Although many were disappointed by the failure of Proposition 19 (legalization of marijuana for recreational purposes) in California, the midterm elections weren’t without their small victories for those that endorse marijuana for use as medicine.
Nearly two weeks after votes were cast, a measure to legalize medical marijuana passed in Arizona by a very narrow margin. This makes Arizona the 15th state to allow the use of medical marijuana.
Proposition 203 cleared by just 4,341 votes out of some 1.67 million that were counted. Supporters collected more than 252,000 signatures just to put the measure on the ballot — nearly 100,000 more than required.
“Now begins the very hard work of implementing this program in the way it was envisioned, with very high standards,” Andrew Myers, campaign manager for the Arizona Medical Marijuana Policy Project told the Associated Press. “We really believe that we have an opportunity to set an example to the rest of the country on what a good medical marijuana program looks like.”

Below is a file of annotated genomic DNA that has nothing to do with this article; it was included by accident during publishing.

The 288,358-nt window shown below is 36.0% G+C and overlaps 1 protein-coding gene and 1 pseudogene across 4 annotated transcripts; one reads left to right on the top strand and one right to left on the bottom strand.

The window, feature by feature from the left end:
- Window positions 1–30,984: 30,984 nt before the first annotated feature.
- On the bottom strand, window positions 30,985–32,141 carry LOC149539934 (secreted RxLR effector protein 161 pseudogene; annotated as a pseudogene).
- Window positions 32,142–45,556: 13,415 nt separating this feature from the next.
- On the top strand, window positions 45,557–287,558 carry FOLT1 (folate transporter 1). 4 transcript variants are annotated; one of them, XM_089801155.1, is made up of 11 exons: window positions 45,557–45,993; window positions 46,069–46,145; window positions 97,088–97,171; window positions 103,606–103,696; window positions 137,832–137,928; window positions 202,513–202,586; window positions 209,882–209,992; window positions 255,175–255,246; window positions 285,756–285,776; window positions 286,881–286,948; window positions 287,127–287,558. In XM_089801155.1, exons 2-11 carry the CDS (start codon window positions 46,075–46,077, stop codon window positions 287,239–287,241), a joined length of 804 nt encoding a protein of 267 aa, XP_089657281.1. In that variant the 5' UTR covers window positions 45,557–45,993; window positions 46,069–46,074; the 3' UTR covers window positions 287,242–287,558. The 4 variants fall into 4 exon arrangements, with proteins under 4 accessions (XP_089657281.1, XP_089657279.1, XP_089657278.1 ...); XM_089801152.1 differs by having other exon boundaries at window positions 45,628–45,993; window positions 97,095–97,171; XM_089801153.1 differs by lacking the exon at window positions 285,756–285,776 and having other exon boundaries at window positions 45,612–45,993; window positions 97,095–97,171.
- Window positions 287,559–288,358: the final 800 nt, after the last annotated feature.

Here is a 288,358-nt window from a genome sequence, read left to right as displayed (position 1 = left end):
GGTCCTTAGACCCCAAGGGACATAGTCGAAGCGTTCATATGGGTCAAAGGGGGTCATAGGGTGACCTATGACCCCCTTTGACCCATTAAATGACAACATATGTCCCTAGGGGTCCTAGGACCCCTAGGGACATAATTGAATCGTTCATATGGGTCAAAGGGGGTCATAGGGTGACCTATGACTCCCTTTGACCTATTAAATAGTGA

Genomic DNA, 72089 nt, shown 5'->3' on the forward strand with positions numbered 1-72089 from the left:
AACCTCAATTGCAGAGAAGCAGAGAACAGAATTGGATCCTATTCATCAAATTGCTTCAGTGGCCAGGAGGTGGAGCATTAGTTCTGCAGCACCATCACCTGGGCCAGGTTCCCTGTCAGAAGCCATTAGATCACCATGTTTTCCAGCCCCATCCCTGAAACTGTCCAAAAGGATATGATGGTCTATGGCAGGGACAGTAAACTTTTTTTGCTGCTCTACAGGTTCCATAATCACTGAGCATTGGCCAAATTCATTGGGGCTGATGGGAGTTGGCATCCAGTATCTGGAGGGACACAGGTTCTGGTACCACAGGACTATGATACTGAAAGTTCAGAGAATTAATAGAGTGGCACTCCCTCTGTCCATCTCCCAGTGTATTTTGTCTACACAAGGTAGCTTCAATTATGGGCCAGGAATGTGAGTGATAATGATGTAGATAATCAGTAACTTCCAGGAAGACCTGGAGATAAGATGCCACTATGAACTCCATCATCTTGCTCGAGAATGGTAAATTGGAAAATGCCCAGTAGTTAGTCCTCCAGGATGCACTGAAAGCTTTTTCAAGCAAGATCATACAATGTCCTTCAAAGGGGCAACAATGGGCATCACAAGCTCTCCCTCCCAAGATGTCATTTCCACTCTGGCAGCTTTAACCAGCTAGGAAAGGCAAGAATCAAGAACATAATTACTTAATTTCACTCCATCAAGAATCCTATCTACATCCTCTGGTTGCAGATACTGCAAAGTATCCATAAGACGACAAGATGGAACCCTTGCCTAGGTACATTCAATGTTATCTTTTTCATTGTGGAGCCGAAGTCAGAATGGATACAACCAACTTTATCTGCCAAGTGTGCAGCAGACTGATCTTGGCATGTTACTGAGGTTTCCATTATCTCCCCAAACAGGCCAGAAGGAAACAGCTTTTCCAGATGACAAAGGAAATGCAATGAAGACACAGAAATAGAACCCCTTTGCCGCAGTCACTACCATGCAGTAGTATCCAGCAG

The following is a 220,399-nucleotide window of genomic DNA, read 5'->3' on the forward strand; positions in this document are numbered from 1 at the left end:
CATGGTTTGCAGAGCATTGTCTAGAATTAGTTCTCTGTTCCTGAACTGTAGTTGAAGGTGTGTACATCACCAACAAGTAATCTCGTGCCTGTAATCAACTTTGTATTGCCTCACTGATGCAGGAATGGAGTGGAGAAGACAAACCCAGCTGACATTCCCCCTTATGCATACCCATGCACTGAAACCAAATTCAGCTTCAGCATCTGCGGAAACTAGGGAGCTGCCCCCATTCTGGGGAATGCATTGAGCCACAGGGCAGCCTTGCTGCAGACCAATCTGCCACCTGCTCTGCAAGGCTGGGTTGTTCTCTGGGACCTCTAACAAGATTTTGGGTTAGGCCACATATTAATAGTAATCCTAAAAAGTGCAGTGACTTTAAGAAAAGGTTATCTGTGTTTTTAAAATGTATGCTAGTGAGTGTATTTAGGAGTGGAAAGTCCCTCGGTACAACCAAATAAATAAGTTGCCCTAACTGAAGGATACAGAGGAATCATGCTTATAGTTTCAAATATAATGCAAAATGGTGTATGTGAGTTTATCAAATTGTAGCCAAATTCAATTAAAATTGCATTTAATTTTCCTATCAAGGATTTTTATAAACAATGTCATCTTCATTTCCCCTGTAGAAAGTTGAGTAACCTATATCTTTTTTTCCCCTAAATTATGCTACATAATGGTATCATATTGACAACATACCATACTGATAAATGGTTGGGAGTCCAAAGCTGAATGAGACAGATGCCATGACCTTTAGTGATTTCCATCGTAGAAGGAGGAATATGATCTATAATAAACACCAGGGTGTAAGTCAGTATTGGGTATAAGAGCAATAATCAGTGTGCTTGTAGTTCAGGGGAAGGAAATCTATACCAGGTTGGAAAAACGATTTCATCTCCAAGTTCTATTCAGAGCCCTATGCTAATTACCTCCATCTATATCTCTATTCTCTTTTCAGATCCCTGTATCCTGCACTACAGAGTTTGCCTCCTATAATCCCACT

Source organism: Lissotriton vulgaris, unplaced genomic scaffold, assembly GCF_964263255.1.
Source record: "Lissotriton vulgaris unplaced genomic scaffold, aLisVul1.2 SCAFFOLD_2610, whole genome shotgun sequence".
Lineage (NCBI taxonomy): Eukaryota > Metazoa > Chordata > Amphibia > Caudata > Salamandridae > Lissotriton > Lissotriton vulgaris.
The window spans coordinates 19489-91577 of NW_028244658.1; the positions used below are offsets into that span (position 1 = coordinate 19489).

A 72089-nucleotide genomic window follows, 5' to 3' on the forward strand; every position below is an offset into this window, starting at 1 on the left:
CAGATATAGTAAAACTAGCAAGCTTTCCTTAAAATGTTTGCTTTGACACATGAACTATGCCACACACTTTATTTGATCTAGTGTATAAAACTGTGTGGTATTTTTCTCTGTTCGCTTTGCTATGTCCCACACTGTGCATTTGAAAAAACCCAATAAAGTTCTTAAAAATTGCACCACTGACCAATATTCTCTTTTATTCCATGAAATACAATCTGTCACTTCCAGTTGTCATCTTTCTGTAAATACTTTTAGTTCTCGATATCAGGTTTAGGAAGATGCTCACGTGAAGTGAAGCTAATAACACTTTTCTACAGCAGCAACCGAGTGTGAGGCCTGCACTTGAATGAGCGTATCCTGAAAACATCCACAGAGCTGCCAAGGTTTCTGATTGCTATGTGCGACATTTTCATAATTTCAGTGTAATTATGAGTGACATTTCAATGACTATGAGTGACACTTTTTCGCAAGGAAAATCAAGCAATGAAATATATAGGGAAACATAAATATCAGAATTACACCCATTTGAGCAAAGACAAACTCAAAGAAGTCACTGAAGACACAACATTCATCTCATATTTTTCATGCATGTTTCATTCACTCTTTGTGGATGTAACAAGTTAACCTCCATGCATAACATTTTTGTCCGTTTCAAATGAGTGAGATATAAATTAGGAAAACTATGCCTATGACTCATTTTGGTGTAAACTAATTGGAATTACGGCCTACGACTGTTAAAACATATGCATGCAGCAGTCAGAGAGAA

In 1996 and 1998, Arizona voters overwhelmingly approved a medical marijuana law but it never went into effect because of problems with its wording.
Major opposition to the campaign claimed that approving medical marijuana is merely a stepping-stone to increased crime near dispensaries, more people driving while impaired, and eventually, recreational legalization.
The argument that medical marijuana dispensaries attract crime is weak at best, however.
According to Los Angeles police Chief Charlie Beck, “banks are more likely to get robbed than medical marijuana dispensaries.” Beck pointed out that in 2009, the LAPD received reports of 71 robberies at the more than 350 banks in the city, compared to only 47 robberies at medical marijuana facilities which number at least 800. Similar results were found in Denver, Colorado as well.
Click here for a map that shows how medical marijuana laws have spread across the country over the years.
Image Credit: Flickr - ElPablo!
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